A Membrane Transporter Determines the Spectrum of Activity of a Potent DNA-Targeted Hybrid Anticancer Agent

05 June 2020, Version 1
This content is a preprint and has not undergone peer review at the time of posting.


Cytotoxic drugs that are mechanistically distinct from current chemotherapies are attractive components of personalized combination regimens for combating aggressive forms of cancer. To gain insight into the cellular mechanism of a highly potent platinum–acridine hybrid agent, we performed a correlation analysis of NCI-60 compound screening results and gene expression profiles. We discovered a plasma membrane transporter, human multidrug and toxin extrusion protein 1 (hMATE1, SLC47A1), as the dominant pan-cancer predictor for cancer cell chemosensitivity to the hybrid agent. We have validated the role of hMATE1 using transporter inhibition, gene knockdown, and chemical sensitization assays. The results suggest that hMATE1 may have applications as a molecular marker to identify and target tumors that are likely to respond to platinum–acridines. Furthermore, enhancement of hMATE1 expression by epigenetic drugs emerges as a potential co-treatment strategy to sensitize tumor tissue to platinum–acridines and other anticancer drugs transported by hMATE1.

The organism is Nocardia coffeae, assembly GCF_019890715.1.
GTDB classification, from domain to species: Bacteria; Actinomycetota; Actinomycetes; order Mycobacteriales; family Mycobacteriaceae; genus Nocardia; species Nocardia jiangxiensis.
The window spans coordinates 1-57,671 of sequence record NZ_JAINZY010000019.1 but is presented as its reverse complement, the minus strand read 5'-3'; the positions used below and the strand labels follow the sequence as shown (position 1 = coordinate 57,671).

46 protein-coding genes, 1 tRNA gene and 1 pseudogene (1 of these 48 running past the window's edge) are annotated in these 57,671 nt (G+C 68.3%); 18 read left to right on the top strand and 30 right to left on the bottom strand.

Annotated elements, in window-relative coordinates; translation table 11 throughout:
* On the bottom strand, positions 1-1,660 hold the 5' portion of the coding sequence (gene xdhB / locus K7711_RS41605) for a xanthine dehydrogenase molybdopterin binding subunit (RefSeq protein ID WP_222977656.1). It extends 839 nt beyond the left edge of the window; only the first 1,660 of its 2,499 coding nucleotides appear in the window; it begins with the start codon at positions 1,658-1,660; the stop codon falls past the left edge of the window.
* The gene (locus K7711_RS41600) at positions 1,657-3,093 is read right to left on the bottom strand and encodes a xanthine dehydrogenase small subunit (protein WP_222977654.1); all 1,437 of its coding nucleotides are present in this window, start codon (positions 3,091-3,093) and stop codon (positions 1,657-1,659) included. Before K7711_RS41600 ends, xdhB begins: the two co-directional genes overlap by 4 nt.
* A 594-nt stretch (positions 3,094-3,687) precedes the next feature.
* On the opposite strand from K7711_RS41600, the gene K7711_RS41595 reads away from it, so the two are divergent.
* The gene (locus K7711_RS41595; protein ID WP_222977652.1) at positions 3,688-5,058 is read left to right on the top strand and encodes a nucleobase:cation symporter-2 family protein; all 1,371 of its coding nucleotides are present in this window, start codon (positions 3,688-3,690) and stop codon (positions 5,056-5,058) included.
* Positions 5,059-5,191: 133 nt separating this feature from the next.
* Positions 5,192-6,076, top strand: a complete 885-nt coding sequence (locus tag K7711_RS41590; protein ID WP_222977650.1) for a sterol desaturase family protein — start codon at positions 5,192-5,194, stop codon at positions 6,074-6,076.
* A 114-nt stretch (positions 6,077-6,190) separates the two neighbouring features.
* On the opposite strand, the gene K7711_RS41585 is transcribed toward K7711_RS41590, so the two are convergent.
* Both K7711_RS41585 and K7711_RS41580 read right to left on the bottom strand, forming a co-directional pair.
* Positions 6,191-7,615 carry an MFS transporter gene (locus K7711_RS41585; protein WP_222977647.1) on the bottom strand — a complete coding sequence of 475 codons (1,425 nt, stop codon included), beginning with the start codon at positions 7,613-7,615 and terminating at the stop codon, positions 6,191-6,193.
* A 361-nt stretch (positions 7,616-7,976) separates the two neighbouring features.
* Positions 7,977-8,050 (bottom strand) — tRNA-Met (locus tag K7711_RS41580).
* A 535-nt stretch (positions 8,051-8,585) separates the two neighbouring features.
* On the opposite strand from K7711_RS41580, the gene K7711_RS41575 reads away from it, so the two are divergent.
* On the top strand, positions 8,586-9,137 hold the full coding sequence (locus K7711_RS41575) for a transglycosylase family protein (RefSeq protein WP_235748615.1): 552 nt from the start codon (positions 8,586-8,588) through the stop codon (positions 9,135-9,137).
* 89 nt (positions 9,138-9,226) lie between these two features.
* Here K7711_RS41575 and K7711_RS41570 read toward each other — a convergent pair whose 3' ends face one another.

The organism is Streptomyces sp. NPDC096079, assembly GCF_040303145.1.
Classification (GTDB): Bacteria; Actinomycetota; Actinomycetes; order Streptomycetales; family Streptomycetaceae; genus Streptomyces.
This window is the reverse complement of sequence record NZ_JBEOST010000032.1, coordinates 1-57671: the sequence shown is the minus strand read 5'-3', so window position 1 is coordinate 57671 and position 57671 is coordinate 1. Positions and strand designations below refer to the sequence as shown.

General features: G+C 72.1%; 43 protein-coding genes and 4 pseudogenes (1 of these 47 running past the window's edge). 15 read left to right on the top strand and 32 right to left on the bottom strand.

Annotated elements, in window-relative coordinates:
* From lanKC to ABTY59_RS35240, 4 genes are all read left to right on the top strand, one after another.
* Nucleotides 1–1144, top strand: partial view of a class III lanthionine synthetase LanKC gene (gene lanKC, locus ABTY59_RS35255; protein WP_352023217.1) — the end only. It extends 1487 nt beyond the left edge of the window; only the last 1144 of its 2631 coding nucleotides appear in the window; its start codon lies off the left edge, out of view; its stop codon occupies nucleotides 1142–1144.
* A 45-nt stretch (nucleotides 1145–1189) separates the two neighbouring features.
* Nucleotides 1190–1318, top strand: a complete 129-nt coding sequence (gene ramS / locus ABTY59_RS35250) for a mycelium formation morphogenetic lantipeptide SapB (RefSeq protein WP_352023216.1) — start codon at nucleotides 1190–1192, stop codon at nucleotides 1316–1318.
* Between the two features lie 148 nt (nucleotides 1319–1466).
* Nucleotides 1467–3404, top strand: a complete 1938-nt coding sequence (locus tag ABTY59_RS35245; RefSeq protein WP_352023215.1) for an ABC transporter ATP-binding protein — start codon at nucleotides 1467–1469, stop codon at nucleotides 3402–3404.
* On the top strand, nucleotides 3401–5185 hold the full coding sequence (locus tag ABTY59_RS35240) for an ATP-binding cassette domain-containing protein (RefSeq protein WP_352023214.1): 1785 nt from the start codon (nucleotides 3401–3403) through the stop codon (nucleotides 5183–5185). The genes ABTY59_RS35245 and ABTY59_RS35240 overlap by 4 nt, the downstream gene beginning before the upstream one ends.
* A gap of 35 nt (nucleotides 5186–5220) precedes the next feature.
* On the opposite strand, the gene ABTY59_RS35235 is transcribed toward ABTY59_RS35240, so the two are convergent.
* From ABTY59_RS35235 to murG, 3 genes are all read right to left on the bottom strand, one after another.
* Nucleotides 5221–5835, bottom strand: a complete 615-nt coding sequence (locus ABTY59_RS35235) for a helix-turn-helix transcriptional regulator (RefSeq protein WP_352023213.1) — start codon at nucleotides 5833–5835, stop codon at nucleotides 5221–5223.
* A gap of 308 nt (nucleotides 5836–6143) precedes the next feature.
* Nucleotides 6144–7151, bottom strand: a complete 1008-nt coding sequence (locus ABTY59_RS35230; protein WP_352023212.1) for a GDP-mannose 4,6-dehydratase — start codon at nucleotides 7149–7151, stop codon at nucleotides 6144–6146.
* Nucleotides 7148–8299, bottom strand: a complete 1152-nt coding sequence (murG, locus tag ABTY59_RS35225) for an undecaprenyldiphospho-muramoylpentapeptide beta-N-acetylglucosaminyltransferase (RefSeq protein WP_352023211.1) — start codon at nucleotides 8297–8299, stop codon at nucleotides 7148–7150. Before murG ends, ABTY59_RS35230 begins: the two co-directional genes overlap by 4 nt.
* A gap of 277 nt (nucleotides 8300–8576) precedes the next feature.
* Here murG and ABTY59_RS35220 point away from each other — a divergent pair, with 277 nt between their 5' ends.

platinum-based chemotherapy
platinum-acridine hybrid agent
membrane transporter
solute carriers
multidrug and toxin extrusion protein
Epigenetic regulation
lung cancer
Renal Cancer
breast cancer
NSCLC cells
CNS cancer
prostate cancer
NCI 60 panel
Correlation Analysis
bioinformatic analysis
Combination therapy
precision medicine era
personalized oncology
drug transport
target validation

Supplementary materials

ChemRXiv SI
Table S5


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